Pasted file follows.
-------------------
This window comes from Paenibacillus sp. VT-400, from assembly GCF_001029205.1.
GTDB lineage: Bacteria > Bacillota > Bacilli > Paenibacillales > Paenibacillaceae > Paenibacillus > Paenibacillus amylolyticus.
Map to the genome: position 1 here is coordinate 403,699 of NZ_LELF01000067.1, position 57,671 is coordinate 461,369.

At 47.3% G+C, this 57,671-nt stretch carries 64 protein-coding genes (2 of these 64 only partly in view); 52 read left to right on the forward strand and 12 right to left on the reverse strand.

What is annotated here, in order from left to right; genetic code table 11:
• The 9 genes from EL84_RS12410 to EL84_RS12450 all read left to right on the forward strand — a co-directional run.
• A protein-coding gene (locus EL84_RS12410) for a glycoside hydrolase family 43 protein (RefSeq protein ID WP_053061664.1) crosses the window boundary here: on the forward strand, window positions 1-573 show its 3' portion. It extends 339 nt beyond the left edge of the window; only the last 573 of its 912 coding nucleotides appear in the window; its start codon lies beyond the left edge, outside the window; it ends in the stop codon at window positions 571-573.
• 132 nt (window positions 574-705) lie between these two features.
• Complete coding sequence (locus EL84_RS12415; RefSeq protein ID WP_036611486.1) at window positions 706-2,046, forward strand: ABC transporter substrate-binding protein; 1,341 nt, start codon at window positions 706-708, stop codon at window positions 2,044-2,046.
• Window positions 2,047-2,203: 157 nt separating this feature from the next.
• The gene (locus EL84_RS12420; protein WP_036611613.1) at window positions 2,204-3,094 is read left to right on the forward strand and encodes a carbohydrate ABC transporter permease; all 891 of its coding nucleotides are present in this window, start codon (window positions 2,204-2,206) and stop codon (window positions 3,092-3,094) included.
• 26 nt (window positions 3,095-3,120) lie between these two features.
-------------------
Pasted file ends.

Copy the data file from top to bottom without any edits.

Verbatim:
This window comes from Paenibacillus sp. VT-400, from assembly GCF_001029205.1.
GTDB lineage: Bacteria > Bacillota > Bacilli > Paenibacillales > Paenibacillaceae > Paenibacillus > Paenibacillus amylolyticus.
Map to the genome: position 1 here is coordinate 403,699 of NZ_LELF01000067.1, position 57,671 is coordinate 461,369.

At 47.3% G+C, this 57,671-nt stretch carries 64 protein-coding genes (2 of these 64 only partly in view); 52 read left to right on the forward strand and 12 right to left on the reverse strand.

What is annotated here, in order from left to right; genetic code table 11:
• The 9 genes from EL84_RS12410 to EL84_RS12450 all read left to right on the forward strand — a co-directional run.
• A protein-coding gene (locus EL84_RS12410) for a glycoside hydrolase family 43 protein (RefSeq protein ID WP_053061664.1) crosses the window boundary here: on the forward strand, window positions 1-573 show its 3' portion. It extends 339 nt beyond the left edge of the window; only the last 573 of its 912 coding nucleotides appear in the window; its start codon lies beyond the left edge, outside the window; it ends in the stop codon at window positions 571-573.
• 132 nt (window positions 574-705) lie between these two features.
• Complete coding sequence (locus EL84_RS12415; RefSeq protein ID WP_036611486.1) at window positions 706-2,046, forward strand: ABC transporter substrate-binding protein; 1,341 nt, start codon at window positions 706-708, stop codon at window positions 2,044-2,046.
• Window positions 2,047-2,203: 157 nt separating this feature from the next.
• The gene (locus EL84_RS12420; protein WP_036611613.1) at window positions 2,204-3,094 is read left to right on the forward strand and encodes a carbohydrate ABC transporter permease; all 891 of its coding nucleotides are present in this window, start codon (window positions 2,204-2,206) and stop codon (window positions 3,092-3,094) included.
• 26 nt (window positions 3,095-3,120) lie between these two features.